After that, Alibaba was very angry. "Our partner was notified by Google that if the product runs Aliyun OS, Google will terminate its Android-related cooperation and other technology licensing with our partner," Alibaba said in an email.

The accusation prompted Rubin to call out Aliyun as a forked version of Android that's modified to the extent that it's incompatible with other Android devices. As a member of the Open Handset Alliance, Acer is forbidden from using such an operating system, he said.

"Compatibility is at the heart of the Android ecosystem and ensures a consistent experience for developers, manufacturers, and consumers," Google fought back. "Noncompatible versions of Android, like Aliyun, weaken the ecosystem," it added.

We've contacted Google for a response to Alibaba's claim that Aliyun is not a forked version of Android, and we'll update this article when we hear back.

In other mobile news

With the recent launch of the Apple iPhone 5 this week, a whole slew of good Android handsets, and the rise of Microsoft's Windows Phone 8 operating system, choosing the right smartphone has never been more confusing for the average consumer.

But on a more positive note, all those options mean greater choice.

If you're armed with the knowledge necessary to make smart shopping decisions, you'll probably end up as a happy consumer once your choice is made.

Sit tight as we break down what you need to know to choose the right mobile platform and model to fit your needs. We haven't fully reviewed every phone listed below, but we have gotten our hands on every single one, and know quite a bit about each mobile handset.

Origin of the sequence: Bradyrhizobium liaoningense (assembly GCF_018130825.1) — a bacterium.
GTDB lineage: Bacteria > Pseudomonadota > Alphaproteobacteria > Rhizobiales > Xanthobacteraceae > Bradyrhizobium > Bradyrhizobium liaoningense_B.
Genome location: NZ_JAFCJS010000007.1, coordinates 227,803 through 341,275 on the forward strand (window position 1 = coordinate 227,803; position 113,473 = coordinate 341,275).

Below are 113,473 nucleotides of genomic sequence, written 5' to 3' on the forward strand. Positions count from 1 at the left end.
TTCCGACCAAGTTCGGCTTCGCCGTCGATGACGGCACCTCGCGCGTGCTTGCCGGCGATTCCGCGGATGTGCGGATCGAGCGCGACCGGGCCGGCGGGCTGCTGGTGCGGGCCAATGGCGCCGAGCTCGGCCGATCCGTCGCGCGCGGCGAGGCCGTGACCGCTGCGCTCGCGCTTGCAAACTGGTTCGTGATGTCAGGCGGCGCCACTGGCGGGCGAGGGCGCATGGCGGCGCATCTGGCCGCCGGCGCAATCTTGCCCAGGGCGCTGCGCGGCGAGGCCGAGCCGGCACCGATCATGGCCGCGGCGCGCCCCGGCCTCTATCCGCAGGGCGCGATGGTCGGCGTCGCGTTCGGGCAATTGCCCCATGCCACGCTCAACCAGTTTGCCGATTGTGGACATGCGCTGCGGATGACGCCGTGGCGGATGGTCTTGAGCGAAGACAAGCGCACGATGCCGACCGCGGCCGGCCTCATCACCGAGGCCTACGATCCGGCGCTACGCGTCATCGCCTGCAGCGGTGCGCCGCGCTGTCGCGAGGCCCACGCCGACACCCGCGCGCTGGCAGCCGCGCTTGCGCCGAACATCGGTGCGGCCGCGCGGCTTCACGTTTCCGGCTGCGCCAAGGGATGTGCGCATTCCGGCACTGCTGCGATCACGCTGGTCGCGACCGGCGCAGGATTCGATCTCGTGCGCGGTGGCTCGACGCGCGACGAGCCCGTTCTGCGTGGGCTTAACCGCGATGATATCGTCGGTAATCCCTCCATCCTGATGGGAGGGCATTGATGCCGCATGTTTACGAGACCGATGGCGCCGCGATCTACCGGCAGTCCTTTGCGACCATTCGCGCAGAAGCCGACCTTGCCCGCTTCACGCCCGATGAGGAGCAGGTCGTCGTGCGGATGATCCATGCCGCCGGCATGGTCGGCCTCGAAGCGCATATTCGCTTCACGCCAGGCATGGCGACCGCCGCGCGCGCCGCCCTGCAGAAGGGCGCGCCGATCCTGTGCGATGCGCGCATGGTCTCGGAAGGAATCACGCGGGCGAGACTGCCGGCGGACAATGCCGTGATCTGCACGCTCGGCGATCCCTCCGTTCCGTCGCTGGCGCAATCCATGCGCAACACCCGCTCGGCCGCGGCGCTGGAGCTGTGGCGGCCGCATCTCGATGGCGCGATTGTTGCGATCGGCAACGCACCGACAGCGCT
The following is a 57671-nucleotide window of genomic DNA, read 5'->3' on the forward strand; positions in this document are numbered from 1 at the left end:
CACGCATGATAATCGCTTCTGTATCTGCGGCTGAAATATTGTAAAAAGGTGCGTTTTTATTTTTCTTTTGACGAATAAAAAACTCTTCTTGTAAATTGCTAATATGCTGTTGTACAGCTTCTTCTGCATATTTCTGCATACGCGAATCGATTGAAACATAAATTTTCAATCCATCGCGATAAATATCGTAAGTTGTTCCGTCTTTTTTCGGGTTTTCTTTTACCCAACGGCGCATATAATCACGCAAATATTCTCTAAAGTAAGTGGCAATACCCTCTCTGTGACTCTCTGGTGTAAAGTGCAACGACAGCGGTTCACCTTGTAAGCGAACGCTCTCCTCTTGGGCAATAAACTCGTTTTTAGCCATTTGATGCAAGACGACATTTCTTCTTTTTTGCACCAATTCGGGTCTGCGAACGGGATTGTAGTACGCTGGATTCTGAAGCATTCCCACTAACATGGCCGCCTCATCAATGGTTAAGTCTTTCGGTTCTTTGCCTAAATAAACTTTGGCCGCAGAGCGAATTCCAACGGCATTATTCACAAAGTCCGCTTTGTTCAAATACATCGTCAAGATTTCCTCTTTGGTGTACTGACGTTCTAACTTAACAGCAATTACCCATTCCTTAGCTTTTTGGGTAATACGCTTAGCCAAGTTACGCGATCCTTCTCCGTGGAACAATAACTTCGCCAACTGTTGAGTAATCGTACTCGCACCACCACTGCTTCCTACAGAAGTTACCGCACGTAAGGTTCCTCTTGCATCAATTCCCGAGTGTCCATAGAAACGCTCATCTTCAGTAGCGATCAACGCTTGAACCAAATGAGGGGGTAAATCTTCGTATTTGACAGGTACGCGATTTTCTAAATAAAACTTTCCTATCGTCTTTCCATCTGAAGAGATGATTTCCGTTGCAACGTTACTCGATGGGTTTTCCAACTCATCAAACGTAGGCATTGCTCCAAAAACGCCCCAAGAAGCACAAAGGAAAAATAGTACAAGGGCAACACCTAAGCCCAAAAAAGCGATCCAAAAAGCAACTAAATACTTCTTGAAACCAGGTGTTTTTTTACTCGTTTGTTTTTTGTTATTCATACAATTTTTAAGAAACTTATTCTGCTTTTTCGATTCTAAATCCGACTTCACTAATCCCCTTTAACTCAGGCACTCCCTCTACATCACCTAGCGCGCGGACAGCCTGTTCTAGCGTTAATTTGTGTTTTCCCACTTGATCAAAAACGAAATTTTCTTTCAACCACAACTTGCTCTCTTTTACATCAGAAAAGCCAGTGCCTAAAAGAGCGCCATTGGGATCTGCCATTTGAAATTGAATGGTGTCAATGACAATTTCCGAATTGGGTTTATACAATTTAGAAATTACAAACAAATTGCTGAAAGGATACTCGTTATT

Apple's iOS, the Android OS and Windows Phone 8 each have a lot to offer, and will appeal to people differently depending on what they want. If you aren't a fiercely loyal fan, a phone design could lure you to a new OS, but many people prefer to start with the platform itself instead.

iOS' strengths are its well-integrated ecosystem and fairly intuitive interface, but you're pretty much locked in to iTunes for the content itself.

Overall, Android is much more customizable, but each wireless carrier has its own benefits, which can make it less easy to just pick up and start using the device.

Windows Phone 8 is building in features that make for good high-end phones, and its fresh, simple interface is appealing, but real 'power users' may not find it flexible.

When choosing an Android phone, you have to think about the version of the OS. Android phones suffer from fragmentation, as wireless carriers and handset makers add their own software layers that sometimes get in the way of an update to the next generation.